The historic corn rally continued to show its head this week. A bullish breakout technically proved the market may not have been in highs just yet. Darin Newsom of Newsom Analysis said on U.S. Farm Report this weekend the next resistance level will be the April 2015 high of $5.17. However, there could be some ammunition to push the market higher; a price move that hinges on several production factors in the U.S.
“It’s just so much different than 1993,” said Tommy Grisafi of Advance Trading. “We lost acres to prevent plant then, and this year, we could be looking at 9 million acres of prevent plant. How do you start off with 9 million acres of PP, and over half the corn crop put in way historically late?”
The bullish price action is one that caught many analysts off-guard, and one Newsom thinks wouldn’t have happened without production issues in the U.S.
“Realistically, had we not had this weather scare, had we not had the South American drought a year ago, we'd probably be at loan rates; we'd probably see corn and soybeans, most likely wheat, all at loan rates,” said Darin Newsom of Darin Newsom Analysis. “We've been bailed out, because we did have Mother Nature show her nasty side.”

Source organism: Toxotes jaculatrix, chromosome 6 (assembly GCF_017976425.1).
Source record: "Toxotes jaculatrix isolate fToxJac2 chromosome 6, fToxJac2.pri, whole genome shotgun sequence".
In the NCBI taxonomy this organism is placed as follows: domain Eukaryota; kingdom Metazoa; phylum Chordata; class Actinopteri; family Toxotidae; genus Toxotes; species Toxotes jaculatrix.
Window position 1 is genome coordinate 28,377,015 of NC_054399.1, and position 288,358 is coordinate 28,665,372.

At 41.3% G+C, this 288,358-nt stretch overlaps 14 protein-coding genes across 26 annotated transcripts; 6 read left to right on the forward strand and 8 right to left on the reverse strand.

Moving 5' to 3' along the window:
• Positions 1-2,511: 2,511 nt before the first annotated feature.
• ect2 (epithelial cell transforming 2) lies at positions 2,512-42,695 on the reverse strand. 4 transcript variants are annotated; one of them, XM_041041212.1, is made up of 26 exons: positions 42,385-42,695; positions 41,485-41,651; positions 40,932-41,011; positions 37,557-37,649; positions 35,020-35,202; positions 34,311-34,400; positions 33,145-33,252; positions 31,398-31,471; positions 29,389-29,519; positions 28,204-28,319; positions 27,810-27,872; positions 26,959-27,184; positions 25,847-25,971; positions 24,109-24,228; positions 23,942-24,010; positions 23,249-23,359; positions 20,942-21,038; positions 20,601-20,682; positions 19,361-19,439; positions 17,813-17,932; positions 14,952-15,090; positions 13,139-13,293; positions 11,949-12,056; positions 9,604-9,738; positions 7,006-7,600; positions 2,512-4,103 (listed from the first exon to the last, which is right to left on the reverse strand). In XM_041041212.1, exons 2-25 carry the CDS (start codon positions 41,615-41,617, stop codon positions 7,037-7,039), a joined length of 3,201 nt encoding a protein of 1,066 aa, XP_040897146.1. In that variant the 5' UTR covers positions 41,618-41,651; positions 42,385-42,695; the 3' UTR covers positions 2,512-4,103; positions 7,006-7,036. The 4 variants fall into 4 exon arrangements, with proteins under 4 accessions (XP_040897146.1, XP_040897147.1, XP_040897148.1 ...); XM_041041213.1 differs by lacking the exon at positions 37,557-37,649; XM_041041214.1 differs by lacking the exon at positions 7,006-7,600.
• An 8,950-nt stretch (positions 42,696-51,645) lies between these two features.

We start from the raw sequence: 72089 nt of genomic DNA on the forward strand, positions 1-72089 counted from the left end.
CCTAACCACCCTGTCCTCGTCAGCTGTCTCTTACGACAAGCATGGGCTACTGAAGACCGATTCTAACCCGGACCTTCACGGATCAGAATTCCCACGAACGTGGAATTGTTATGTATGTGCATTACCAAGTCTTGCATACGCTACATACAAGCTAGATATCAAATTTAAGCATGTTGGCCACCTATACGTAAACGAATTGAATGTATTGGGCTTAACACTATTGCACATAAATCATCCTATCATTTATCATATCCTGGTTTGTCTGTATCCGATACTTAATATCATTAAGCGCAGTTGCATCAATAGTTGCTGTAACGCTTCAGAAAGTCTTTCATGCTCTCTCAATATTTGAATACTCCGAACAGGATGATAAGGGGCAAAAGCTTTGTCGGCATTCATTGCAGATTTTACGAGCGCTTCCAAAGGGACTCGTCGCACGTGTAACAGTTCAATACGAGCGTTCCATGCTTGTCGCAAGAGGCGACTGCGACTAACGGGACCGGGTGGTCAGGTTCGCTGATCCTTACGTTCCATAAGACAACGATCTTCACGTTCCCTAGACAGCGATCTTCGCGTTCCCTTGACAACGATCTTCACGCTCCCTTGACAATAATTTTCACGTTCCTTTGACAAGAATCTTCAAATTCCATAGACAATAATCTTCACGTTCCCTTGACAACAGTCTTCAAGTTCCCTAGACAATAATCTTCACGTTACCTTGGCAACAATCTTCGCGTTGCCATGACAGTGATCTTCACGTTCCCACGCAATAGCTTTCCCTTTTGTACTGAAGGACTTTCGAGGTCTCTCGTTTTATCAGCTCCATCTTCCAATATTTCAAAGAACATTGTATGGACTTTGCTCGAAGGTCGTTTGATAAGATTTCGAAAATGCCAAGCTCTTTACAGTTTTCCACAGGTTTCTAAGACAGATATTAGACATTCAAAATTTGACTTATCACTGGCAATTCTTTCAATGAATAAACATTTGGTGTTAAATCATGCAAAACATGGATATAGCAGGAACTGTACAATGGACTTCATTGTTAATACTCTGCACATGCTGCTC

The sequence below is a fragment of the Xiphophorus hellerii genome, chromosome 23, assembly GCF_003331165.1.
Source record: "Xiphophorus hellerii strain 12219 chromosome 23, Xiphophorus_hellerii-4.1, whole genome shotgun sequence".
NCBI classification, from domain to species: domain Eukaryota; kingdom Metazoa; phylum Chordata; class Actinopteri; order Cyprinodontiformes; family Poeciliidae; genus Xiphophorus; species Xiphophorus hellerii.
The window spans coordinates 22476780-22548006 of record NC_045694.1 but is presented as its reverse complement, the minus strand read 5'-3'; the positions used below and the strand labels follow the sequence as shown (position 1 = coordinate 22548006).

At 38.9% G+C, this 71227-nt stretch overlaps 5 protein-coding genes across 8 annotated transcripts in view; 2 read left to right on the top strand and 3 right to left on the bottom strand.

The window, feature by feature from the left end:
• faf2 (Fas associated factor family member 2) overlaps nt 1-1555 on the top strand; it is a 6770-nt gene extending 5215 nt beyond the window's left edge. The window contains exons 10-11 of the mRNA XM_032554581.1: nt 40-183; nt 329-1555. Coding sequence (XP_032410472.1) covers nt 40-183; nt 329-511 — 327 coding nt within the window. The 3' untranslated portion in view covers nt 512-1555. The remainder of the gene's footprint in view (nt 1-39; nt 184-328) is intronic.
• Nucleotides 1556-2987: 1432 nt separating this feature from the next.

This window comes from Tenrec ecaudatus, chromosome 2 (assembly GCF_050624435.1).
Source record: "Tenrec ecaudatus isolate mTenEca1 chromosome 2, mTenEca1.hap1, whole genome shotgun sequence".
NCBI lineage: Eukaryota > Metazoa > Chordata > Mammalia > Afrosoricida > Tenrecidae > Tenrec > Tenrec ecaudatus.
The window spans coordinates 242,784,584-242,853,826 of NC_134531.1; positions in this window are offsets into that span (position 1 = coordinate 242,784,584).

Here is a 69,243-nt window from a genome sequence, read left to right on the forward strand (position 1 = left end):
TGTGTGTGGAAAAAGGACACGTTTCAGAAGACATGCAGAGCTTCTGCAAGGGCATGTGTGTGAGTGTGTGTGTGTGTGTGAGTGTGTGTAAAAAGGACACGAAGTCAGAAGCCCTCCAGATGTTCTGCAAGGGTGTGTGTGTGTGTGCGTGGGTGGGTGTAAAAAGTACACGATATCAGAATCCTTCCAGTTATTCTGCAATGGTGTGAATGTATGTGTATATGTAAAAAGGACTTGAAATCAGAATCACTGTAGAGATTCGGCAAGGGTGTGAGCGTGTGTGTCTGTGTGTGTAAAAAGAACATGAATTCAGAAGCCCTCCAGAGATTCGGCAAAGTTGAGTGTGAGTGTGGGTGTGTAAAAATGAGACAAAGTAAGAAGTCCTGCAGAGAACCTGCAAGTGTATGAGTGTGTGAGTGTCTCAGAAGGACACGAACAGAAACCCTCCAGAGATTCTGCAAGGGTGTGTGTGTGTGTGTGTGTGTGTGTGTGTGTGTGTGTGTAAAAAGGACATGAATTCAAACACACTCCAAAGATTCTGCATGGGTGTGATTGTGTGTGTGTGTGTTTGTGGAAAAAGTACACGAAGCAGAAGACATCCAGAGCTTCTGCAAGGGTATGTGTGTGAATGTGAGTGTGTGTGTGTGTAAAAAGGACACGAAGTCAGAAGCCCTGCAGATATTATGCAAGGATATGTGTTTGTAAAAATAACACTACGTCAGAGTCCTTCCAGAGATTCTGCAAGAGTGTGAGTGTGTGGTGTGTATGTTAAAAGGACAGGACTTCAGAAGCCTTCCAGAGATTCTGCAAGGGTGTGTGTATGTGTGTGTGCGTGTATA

Newsom said it’s a historic year in many ways, but also when you look at the charts, as there is no chart pattern that can give you an accurate comparison.
“I don't necessarily believe in analogous here, because there's always something different and what's different this year; something that we've never seen,” said Newsom. “We've never had the technology and the science behind the seed, and at the same time had Mother Nature working this strongly against us. So, this will be kind of a groundbreaking year to see what yield and production actually turns out to be from a price perspective. And really, we're down to looking at long-term monthly charge to see what some of the more broad price objectives might be.”
Grisafi said the unfortunate factor is the rally is coming at the cost of production and people, as farmers in some states won’t have the crop to sell.
“This is going to be a great year for some people, and it's going to be a year that some can't come back from,” Grisafi said. “And that's just hard to talk about, and that's the hand Mother Nature dealt us right. Then you throw on the political front, that doesn't make it easier. Darren and I talked about technology, if Teddy Roosevelt had a Twitter account, and we're like, well, that would have been different. Things have changed, and you have to change with it. Farmers are the toughest people I know.”
Newsom said it’s an unfortunate situation, but reinforces the reality of today’s markets is “extremes” are the new normal.
“There is no middle ground anymore. It's like anything else there is no middle ground, it's the extremes,” he said. “Wat's going to be interesting to see is okay, what happens if corn actually turns out to be 170 bushel per acre plus, then what? I mean, what does that tell us about the seed once it actually gets in the ground, regardless of how late it might be? I think it's going to be fascinating to watch and certainly something that we can now point to and say, 'Well, this is what happened when.'"